Institut zur Erforschung und Förderung österreichischer und internationaler Literaturprozesse
Knowledge Networking in Cultural Studies
Reichenau, May, 24-27, 2001
 TRANS No. 10: 
"Knowledge Networking in Cultural Studies" 
(since June 2001)

Electronic Publishing and the Future of Humanities Scholarship
Cary Nathenson (Houston)

The cliché that academics from the humanities are slow to warm to technological innovations is not entirely accurate.  Most faculty members have long since overcome their anxieties about the Internet.  We email colleagues, conduct research on the web, even find academic positions through on-line job postings.  But while departmental web sites and email discussion forums now belong to everyday life in the humanities, it would be wrong to claim that the face of scholarship has been fundamentally altered.  The primary vehicle for disseminating scholarly research remains traditionally printed journals and books.

In this presentation, I will explore the reasons for this apparent contradiction between technophile academics and their technophobic media.  I will illustrate my discussion with an account of my own on-going attempt to create a new “e-journal” of German studies.  I argue that the challenges facing the application of (not so) emerging technology to humanities scholarship are not technological but ideological in nature.  The primacy of print journals and books for advancing scholarship and academic careers, I claim, also insulates the profession against dramatic structural change.

In most fields within the humanities, and in the academy in general, traditional print journals and book publications are an integral part of a system of knowledge distribution that valorizes the lone scholarly effort as a finished “product.”  There is little, if anything, inherent in the structure of humanities publishing that promotes collaborative efforts or fosters a productive debate about the theses of the publication.  An article in a print journal or a book manuscript is always presented to a scholarly audience as a fait accompli; “works in progress” are deemed unprofessional or, at best, the province of conference papers.  Thus, academic publishing reflects and reinforces an anachronistic model of scholarship based on isolated acts of “genius,” a spurious if not mythical view of scholars.  The thrust of my argument, then, is that the debate over the future of technology and academic publishing in the humanities is actually a debate over the role of academicians themselves.  Will we remain beholden to antiquated concepts of the scholar that protect but limit individual professors or will we truly embrace much-touted notions of interdisciplinarity and collaboration?  I will show how the question of “e-journals” versus print journals provides insight into this greater and so crucial question.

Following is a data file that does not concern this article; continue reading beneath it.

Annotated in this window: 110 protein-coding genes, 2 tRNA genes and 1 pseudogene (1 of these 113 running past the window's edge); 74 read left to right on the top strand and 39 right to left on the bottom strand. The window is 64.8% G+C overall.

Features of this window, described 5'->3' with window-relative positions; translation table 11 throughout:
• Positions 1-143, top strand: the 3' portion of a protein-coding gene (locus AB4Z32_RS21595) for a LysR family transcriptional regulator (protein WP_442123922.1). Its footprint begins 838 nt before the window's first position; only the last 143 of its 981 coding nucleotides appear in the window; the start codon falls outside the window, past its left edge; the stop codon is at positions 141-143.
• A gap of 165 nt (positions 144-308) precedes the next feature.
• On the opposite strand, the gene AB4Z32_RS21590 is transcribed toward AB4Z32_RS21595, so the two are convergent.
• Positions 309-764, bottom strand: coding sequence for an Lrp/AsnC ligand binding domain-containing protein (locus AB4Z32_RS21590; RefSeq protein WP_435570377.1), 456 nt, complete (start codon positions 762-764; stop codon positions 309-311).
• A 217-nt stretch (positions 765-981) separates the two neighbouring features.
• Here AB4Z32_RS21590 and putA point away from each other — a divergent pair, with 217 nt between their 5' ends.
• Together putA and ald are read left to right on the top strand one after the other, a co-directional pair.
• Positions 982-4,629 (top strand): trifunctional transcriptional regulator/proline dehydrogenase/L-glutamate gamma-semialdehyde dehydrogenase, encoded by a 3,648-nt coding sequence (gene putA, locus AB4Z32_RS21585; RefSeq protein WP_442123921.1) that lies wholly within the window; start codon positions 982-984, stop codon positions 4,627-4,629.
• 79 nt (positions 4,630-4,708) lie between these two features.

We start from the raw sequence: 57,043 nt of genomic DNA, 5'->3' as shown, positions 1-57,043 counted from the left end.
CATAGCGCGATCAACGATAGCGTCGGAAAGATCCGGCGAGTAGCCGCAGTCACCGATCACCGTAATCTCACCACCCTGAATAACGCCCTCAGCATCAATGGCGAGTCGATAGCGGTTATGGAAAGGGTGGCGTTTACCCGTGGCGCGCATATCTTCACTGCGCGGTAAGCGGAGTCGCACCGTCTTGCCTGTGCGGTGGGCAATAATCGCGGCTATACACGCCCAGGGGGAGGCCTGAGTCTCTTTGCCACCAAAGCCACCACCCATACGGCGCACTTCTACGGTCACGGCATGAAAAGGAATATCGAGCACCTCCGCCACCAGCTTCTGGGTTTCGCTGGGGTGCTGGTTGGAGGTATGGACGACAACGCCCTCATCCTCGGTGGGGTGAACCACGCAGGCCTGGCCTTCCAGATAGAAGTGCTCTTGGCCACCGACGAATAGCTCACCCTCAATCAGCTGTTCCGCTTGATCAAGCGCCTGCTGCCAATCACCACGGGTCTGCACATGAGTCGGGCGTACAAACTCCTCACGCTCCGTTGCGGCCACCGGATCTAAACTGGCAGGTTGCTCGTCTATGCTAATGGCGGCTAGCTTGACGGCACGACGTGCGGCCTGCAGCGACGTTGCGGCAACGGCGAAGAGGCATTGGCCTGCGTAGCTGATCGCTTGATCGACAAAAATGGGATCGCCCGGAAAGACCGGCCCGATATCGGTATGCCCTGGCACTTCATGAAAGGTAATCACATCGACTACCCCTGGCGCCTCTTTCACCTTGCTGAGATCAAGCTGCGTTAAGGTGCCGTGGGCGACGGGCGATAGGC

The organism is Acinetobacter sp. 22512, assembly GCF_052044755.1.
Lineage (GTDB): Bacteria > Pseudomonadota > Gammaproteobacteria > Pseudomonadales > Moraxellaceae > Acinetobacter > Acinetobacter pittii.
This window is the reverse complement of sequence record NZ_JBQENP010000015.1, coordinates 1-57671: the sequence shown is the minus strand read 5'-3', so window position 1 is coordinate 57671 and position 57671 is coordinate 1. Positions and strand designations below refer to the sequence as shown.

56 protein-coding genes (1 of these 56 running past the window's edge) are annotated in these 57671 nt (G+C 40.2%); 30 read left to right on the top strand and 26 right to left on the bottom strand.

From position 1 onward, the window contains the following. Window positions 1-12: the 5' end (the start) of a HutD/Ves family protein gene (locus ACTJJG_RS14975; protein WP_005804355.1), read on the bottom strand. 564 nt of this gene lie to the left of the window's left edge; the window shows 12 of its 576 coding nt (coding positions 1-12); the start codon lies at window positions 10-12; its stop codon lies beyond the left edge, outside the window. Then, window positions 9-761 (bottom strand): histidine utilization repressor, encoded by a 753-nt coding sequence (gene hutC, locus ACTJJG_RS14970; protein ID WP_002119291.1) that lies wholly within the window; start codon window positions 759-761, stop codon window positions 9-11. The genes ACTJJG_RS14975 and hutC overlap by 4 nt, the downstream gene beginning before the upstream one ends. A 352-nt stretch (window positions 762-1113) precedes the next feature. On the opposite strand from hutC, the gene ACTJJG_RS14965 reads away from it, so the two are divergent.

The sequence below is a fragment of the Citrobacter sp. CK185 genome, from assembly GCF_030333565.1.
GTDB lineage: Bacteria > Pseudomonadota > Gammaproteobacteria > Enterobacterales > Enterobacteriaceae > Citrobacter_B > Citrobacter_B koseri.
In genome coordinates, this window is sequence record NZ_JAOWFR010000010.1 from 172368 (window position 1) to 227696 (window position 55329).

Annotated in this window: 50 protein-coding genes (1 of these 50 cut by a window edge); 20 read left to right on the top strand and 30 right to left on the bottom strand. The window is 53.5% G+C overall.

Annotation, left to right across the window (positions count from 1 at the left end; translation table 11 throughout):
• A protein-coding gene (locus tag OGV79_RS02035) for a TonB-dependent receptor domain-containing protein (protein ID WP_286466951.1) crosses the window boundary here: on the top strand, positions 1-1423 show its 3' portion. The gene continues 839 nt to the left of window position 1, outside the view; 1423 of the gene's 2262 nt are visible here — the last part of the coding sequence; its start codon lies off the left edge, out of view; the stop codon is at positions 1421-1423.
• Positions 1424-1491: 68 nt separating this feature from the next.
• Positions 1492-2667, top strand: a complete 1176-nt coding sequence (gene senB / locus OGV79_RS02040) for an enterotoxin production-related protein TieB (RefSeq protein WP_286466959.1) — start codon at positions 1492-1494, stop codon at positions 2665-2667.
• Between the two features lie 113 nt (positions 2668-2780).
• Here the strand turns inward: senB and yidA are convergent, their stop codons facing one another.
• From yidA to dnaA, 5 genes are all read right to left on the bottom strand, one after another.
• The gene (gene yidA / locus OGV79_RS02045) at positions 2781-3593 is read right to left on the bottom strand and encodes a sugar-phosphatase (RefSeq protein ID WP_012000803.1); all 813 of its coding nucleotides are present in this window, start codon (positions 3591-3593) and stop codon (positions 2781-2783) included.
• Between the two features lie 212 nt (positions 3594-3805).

Papers held at the conference "Knowledge Networking in Cultural Studies" are published in
TRANS. Internet journal for Cultural Studies, No. 10/2001

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